Hashish, hash, cannabis, marijuana, Maryjane, whatever you call it, has been around for as far back in history as anyone can remember. Its use began in the Far East in countries such as India, Nepal, Afghanistan, Turkey and Morocco and was made by rubbing the plant in one’s hands until the unfertilized female part of the plant could be extracted and was known as Charras. Today, there are a variety of ways to produce and use it, including creating an oil or wax by using a closed loop butane extractor.
The use of marijuana for a variety of purposes can be found in the US as far back as the 1600s. At that time, the Virginia Assembly passed legislation requiring every farmer in the state to grow hemp. In addition, hemp was allowed to be exchanged as legal tender in the states of Pennsylvania, Virginia, and Maryland.
Domestic production continued to flourish until after the Civil War when other materials began to replace hemp for many purposes. Then, in the late nineteenth century, marijuana became a popular ingredient in many medicinal products and was sold openly in public pharmacies.
Knowing that it had an opioid effect and needing to play with the dosing, doctors and pharmacists of the 1800s used the resin extracts of the cannabis plant to treat anything and everything including neuralgia, gout, rheumatism, tetanus, epidemic cholera, convulsions, hysteria, mental depression, insanity, and uterine hemorrhage. Furthermore, they also gave it to women during labor in order to increase contractions.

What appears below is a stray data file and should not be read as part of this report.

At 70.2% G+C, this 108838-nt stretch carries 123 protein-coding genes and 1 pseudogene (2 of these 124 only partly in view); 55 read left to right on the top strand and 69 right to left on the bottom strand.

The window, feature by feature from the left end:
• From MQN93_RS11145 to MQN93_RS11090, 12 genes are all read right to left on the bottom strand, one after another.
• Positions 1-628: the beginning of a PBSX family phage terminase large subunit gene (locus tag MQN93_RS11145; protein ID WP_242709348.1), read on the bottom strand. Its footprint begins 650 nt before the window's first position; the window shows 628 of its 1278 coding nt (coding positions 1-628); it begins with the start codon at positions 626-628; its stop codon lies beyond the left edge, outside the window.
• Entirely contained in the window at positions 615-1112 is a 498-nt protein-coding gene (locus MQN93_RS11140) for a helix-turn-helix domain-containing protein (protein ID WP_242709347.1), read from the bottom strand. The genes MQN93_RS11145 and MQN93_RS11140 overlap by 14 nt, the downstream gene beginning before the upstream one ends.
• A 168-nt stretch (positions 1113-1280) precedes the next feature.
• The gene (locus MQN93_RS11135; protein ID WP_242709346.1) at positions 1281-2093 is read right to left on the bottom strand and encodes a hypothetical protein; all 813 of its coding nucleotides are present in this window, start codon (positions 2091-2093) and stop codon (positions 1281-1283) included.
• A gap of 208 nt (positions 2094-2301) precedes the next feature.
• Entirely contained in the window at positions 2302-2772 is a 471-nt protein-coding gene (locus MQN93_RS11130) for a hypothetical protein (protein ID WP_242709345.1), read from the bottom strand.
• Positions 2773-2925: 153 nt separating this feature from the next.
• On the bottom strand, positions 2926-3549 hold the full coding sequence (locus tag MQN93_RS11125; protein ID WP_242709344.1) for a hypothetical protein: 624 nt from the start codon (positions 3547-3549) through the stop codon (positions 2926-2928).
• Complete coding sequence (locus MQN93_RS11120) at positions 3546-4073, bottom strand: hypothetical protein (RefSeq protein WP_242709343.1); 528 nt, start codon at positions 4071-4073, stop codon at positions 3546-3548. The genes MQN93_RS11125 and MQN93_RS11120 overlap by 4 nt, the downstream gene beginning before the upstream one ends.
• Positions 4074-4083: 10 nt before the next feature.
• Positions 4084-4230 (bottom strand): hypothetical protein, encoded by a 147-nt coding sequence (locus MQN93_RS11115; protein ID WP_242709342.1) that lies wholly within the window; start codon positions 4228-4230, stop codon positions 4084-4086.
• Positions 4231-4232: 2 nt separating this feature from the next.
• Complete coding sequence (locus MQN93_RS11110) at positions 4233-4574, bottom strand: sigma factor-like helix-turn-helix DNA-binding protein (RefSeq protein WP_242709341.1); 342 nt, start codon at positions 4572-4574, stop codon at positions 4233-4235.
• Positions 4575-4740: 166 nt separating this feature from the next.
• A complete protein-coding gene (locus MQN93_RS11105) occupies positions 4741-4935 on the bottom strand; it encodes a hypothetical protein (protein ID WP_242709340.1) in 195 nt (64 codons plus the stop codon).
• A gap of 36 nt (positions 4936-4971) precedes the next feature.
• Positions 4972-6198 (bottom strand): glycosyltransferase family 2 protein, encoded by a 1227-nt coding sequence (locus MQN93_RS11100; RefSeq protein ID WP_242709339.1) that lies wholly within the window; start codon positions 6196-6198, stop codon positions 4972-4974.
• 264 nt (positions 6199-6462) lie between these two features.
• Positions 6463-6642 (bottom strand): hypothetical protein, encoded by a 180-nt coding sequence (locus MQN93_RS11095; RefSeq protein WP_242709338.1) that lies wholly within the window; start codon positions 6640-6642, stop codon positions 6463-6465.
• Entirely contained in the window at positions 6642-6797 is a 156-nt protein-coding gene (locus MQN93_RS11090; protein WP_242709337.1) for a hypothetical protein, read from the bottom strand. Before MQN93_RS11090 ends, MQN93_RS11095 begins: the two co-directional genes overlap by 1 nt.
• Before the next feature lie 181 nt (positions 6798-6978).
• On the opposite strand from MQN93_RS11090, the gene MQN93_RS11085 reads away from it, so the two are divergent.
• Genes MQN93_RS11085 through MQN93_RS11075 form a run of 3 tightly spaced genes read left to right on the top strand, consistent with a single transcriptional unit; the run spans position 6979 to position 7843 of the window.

At that time, Arab men would run through the fields and purposely bump into the plants to try to separate the resin from the rest of the plant. They would then scrape it off their clothes, bundle it together and sell it at market. Once the bundles made it to America, it was then boiled in alcohol until it dissolved. It was then given a water bath and left out to dry. Some tried pouring the boiling alcohol onto the plant and then evaporating the condensed liquid in order to obtain a pure product. This could be said to be the precursor to the butane extractors that many use today.
Marijuana remained a popular medical remedy until the Great Depression. At that time, since jobs and money were scarce, many people turned on each other. One of the biggest scapegoats of the time was that of the Mexican immigrants. They were said to have brought recreational use to the forefront in America, and along with it, violence, crime, and other socially deviant behaviors. By 1931, 29 states had outlawed its use in any capacity.
During World War II, the government asked farmers to grow hemp for use in making equipment for the fighting troops. Between the 1950s and the 1990s, many laws were passed to curb drug use, including that of marijuana. However, since the turn of the century, several states have passed laws to allow its use for both medical and recreational purposes.
This led to an increased amount of people being able to grow the plant and a backlog of sales. In order to preserve their product, many turned to the use of BHO extractors. This not only preserved the product, but also gave the users a higher high using less product.